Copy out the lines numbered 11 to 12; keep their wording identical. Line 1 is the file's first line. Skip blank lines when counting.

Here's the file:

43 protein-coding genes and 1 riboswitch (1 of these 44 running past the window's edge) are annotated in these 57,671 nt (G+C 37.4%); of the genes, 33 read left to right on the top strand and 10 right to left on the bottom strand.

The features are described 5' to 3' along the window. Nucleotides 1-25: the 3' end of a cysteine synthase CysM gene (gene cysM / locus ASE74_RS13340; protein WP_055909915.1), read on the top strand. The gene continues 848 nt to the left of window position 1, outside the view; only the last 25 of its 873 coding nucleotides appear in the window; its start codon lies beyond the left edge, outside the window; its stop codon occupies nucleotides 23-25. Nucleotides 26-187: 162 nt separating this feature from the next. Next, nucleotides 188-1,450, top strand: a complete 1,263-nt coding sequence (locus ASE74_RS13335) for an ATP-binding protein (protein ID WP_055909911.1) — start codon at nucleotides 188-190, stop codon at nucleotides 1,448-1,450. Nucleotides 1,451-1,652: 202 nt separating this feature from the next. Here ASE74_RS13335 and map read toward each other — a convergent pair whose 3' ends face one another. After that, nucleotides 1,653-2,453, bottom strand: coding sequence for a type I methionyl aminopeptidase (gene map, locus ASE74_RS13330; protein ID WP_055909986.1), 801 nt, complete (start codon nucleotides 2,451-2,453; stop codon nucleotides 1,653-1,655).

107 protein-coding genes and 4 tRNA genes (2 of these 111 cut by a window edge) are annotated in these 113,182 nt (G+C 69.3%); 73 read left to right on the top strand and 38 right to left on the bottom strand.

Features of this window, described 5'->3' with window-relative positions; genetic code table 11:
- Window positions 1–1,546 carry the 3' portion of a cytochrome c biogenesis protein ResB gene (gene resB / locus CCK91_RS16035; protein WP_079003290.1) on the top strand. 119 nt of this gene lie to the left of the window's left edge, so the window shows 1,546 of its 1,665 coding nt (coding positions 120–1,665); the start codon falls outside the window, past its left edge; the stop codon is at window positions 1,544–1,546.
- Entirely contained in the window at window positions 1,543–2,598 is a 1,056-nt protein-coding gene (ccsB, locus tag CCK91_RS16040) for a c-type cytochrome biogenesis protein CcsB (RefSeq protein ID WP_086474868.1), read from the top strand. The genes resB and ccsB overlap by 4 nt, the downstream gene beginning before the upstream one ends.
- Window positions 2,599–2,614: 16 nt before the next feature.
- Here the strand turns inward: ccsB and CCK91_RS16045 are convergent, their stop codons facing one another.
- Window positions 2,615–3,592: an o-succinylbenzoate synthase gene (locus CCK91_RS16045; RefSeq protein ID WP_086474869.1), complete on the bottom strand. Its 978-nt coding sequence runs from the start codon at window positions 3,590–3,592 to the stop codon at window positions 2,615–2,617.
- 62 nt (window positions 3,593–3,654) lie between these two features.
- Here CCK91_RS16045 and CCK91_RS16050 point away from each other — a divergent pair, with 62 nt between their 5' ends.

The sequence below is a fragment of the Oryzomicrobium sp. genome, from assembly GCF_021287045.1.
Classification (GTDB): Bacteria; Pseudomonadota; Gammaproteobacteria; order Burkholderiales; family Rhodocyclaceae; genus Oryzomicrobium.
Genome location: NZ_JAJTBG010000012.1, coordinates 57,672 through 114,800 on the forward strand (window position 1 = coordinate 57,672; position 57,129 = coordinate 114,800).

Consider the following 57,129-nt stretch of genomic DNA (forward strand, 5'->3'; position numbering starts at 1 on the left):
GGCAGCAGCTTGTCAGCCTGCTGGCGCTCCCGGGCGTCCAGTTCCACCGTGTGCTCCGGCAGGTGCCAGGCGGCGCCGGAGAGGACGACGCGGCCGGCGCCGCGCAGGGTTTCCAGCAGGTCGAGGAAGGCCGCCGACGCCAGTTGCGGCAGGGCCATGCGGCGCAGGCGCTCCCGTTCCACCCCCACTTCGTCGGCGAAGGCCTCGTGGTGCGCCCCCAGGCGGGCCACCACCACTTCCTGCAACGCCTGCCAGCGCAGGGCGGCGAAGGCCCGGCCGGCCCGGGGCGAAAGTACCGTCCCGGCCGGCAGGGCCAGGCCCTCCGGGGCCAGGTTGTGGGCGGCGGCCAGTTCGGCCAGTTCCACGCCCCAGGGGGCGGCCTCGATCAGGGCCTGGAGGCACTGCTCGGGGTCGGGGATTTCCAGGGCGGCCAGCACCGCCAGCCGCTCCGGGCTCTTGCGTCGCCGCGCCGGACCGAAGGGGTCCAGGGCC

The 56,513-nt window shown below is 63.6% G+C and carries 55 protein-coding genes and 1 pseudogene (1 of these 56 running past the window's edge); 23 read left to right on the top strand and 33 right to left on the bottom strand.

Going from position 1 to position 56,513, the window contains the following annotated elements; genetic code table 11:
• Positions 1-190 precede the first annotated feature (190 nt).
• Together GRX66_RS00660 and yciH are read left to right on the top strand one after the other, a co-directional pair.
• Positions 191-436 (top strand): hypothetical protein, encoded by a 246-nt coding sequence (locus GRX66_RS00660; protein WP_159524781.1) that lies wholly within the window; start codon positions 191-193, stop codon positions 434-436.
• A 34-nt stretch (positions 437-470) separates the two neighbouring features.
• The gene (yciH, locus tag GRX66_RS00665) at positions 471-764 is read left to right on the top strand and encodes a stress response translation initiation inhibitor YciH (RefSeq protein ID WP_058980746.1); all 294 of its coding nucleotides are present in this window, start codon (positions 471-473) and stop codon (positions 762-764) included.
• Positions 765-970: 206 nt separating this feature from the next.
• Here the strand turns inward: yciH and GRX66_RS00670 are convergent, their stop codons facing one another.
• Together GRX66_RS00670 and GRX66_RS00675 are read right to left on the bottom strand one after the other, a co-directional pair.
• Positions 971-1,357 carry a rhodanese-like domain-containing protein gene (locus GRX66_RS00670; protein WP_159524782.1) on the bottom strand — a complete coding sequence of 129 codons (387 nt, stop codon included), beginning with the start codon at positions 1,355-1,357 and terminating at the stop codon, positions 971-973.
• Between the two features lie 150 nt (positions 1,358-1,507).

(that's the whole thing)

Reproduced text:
- Here CCK91_RS16045 and CCK91_RS16050 point away from each other — a divergent pair, with 62 nt between their 5' ends.

The sequence below is a fragment of the Oryzomicrobium sp. genome, from assembly GCF_021287045.1.